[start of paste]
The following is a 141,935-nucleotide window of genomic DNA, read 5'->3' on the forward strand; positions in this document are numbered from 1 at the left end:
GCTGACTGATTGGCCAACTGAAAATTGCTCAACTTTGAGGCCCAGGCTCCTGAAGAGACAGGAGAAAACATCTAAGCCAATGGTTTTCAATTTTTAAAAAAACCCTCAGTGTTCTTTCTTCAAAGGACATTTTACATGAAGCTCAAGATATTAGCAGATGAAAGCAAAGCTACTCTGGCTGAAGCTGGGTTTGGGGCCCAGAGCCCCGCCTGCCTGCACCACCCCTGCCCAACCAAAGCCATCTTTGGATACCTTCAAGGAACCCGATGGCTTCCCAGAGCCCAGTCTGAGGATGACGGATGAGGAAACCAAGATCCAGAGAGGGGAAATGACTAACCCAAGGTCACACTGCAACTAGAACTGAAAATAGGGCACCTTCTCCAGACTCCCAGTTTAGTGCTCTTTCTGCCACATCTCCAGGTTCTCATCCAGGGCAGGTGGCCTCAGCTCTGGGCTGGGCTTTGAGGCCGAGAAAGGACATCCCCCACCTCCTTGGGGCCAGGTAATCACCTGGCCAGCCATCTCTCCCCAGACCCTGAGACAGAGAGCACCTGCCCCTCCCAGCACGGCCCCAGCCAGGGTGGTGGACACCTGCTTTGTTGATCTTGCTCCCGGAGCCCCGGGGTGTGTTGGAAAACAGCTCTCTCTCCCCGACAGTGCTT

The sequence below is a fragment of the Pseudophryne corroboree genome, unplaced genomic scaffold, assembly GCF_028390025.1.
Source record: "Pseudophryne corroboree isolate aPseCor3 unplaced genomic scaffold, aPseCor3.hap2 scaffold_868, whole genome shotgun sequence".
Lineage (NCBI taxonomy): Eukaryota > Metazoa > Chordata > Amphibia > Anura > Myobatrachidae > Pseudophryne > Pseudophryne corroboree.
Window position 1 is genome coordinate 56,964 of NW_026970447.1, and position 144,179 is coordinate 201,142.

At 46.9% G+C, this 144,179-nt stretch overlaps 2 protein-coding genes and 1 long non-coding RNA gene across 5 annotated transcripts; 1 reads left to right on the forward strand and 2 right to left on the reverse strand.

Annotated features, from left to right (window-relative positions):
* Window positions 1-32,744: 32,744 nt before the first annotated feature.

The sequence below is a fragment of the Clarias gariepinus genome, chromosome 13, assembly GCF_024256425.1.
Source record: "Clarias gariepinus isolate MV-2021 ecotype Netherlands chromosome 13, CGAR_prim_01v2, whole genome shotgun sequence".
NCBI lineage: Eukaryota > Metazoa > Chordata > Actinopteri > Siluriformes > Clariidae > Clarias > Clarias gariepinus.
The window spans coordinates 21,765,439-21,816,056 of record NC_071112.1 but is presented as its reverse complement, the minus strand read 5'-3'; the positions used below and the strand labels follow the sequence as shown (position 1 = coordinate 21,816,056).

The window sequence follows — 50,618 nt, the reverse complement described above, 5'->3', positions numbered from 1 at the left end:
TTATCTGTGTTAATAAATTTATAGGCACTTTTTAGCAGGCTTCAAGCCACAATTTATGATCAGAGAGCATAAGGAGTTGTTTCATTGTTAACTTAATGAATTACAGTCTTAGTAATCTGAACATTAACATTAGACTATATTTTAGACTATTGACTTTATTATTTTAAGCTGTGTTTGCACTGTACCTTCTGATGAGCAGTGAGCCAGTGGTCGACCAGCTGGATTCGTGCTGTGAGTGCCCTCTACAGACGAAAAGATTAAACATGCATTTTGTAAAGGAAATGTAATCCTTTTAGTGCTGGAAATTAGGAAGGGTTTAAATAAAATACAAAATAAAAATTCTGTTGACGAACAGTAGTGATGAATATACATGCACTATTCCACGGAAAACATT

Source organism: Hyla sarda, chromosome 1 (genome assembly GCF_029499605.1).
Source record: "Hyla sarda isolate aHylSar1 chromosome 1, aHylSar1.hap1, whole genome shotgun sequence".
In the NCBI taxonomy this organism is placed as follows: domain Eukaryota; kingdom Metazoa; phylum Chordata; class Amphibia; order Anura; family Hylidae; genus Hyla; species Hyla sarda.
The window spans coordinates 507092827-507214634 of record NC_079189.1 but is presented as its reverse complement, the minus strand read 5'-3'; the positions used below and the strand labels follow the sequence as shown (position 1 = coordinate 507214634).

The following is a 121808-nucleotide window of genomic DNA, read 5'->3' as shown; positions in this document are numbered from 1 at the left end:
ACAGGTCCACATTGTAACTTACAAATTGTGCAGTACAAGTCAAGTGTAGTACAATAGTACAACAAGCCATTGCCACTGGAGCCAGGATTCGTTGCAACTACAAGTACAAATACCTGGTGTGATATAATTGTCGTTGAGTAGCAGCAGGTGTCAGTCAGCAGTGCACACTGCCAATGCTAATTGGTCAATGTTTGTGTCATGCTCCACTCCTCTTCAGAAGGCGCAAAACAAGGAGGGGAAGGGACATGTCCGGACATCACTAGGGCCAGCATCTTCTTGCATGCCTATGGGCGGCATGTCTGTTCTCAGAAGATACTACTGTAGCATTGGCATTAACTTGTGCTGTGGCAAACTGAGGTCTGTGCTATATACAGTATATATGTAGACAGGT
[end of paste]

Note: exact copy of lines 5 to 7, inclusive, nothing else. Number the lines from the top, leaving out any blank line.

Lineage (NCBI taxonomy): Eukaryota > Metazoa > Chordata > Amphibia > Anura > Myobatrachidae > Pseudophryne > Pseudophryne corroboree.
Window position 1 is genome coordinate 56,964 of NW_026970447.1, and position 144,179 is coordinate 201,142.

At 46.9% G+C, this 144,179-nt stretch overlaps 2 protein-coding genes and 1 long non-coding RNA gene across 5 annotated transcripts; 1 reads left to right on the forward strand and 2 right to left on the reverse strand.